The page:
OK, so you've found a breeder and they have kittens available soon(ish). Don't expect a pedigree kitten to be available straight away. You may just hit lucky, it does happen that there's a kitten not booked by 13 weeks old but it isn't the norm. What would you need to check?
Well first of all have a look at adverts to get an idea of the price you'd expect to pay. Sites like pets4homes show prices so you can get a good idea of the range. If one person is asking £1000 when everyone else is sticking to the more normal £400 - £600 range you need to ask why. It tends to be the con artists who ask the most.
If they claim to be a prefix holder you can check here that the prefix is indeed registered with the GCCF
and if it is that must at least mean the breeder has not been the subject of any complaints or disciplinary action, right? Wrong, so wrong. Once paid for that prefix is for life and cannot be taken away. The GCCF can (and do) suspend members and won't then allow them to register kittens but they can't remove that prefix from the list. The next check you need to do is here
The lists aren't that long because for minor offences it works a bit like a CCJ - pay the fine without delay and your name doesn't hit the list. I know perfectly nice breeders who have been there, myself included. A mistake in filling out a show entry form cost me £50. It's in the rules I signed up for that you get it right so I accepted the slap on the wrist and paid up. You don't get off that easily if you are found guilty of knowingly selling a sick kitten or the like so it's a list worth checking. It's still worth a look if your breeder says they use one of the other registries. It isn't unheard of for a breeder to migrate if they're on a disciplinary list for one and there are no checks in place between the different registries.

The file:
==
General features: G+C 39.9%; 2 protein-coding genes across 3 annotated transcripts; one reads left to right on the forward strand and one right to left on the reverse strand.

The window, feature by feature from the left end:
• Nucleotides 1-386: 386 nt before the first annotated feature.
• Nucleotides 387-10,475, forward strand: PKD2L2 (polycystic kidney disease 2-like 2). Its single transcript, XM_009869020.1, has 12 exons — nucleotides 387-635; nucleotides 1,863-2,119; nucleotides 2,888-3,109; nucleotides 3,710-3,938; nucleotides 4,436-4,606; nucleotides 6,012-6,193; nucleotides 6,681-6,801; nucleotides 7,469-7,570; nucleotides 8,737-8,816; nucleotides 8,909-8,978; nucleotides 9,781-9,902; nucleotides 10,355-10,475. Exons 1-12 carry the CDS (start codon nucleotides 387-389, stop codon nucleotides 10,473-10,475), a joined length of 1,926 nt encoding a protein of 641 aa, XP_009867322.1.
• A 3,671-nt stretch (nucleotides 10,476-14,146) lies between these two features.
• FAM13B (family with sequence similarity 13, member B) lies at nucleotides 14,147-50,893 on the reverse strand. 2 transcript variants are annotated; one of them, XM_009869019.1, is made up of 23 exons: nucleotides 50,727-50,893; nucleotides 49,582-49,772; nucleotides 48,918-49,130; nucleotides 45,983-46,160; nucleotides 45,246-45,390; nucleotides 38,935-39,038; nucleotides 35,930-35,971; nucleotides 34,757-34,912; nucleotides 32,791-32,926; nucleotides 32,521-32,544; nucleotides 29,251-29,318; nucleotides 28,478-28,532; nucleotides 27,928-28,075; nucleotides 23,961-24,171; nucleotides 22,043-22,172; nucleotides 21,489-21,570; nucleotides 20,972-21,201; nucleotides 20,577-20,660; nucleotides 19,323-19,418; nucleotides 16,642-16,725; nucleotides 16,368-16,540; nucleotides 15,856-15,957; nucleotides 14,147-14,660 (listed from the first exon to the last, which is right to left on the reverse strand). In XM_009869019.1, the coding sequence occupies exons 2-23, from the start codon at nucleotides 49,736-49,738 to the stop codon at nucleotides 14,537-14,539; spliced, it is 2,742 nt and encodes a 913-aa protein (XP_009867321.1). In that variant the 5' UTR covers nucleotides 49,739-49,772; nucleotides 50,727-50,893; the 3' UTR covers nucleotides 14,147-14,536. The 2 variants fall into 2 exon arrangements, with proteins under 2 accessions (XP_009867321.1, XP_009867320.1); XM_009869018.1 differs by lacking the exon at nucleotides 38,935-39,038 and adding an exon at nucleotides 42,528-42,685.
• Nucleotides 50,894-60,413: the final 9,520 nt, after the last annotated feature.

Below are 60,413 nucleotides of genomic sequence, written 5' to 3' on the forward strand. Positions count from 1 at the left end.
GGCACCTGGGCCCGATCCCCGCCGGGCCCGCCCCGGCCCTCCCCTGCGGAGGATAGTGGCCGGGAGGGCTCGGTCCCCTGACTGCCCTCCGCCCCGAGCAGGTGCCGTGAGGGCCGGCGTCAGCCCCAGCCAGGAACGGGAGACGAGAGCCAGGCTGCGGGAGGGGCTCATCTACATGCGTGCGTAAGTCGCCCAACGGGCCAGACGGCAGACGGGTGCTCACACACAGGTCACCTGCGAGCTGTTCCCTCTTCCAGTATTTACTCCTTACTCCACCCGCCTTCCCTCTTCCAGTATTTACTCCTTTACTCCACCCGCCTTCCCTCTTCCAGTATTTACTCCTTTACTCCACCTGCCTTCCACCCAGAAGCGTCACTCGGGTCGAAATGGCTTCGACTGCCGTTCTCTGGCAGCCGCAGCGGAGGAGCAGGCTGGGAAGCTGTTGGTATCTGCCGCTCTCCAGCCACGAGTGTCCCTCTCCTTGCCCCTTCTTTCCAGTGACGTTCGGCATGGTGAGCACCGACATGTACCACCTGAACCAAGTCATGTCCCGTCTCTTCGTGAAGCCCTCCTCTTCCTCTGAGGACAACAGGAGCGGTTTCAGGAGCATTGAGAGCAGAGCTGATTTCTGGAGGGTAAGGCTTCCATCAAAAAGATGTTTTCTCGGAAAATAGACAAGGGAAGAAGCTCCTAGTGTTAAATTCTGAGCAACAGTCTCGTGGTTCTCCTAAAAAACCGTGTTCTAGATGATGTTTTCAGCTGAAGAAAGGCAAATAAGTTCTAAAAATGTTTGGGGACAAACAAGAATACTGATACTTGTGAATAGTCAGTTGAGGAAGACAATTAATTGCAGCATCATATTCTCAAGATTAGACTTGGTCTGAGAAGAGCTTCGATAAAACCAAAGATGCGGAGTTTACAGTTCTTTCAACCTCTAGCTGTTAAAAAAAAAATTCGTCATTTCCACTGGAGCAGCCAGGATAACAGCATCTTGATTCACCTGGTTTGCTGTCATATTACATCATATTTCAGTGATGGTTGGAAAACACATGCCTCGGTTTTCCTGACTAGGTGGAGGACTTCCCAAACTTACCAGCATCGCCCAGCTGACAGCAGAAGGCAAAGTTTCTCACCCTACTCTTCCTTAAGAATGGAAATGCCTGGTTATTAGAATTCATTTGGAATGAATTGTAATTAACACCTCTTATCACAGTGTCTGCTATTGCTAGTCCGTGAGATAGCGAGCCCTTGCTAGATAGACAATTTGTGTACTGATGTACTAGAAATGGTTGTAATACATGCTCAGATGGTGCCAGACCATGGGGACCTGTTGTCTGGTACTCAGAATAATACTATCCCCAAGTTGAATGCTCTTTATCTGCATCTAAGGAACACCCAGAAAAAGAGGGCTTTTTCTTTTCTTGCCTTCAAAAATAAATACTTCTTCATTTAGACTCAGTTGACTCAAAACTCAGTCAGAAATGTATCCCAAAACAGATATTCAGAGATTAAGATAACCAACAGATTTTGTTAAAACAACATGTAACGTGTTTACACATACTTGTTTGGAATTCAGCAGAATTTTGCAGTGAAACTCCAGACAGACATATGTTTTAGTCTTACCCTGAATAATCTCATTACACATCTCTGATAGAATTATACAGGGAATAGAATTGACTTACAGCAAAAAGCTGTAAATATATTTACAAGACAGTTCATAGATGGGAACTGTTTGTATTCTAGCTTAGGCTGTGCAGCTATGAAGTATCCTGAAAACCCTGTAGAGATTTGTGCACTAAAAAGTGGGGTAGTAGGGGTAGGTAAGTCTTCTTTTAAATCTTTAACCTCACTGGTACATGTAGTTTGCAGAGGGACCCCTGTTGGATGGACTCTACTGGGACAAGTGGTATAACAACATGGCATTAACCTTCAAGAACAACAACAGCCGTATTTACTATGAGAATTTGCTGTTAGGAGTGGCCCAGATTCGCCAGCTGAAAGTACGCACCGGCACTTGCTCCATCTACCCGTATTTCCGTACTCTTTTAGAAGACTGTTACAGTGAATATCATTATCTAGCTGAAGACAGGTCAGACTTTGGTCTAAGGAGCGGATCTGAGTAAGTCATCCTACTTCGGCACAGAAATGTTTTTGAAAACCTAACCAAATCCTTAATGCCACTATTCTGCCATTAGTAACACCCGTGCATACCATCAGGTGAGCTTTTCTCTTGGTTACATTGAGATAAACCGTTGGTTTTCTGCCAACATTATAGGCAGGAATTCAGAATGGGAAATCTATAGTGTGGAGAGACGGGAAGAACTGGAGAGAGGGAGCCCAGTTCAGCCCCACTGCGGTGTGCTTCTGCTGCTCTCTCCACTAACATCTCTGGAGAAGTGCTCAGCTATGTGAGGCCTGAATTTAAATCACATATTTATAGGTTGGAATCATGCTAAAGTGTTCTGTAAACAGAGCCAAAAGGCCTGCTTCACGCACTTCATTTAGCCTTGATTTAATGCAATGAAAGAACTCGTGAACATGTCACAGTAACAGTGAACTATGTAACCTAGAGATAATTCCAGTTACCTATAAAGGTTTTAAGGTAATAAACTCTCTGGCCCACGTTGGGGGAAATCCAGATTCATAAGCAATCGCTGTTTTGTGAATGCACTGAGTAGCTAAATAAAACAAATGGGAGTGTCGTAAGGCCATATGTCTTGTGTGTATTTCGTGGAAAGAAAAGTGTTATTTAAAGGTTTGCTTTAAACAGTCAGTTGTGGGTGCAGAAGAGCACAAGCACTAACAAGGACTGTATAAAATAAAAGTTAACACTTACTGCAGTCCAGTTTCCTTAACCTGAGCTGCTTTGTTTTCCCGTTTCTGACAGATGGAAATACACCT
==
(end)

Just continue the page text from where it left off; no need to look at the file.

Done all that and we've made an appointment to visit the breeder. You must visit the breeder and see those kittens before you commit to buy. I'll say it again - you must visit. Do not be talked paying a deposit to secure a kitten you've never seen. Before you go check if there are any required health tests for your chosen breed. The GCCF website has a page with every breed of cat they recognise.
Click on your chosen breed and scroll down to the section on health where you'll find the information. As an example we'll take the Persian because most people know what that is and among other information this is what you'll see
.................... Persians can carry a gene that leads to kidney failure (calledautosomal dominant polycystic kidney disease) through the development of cysts in the kidney. This condition was found in more than a third of all Persian and Exotic shorthaired cats in the 1990s when screening tests became available. Using DNA screening, breeders are now working to try to eradicate the problem – always ask the breeder to show the PKD certificates for the cats used to produce your kitten ............................................
How many hopeful Persian kitten buyers do you suppose insist on seeing PKD certificates? I'm pretty confident the answer is not enough! Arm yourself with the information and be prepared to walk away if you don't get the answers you want.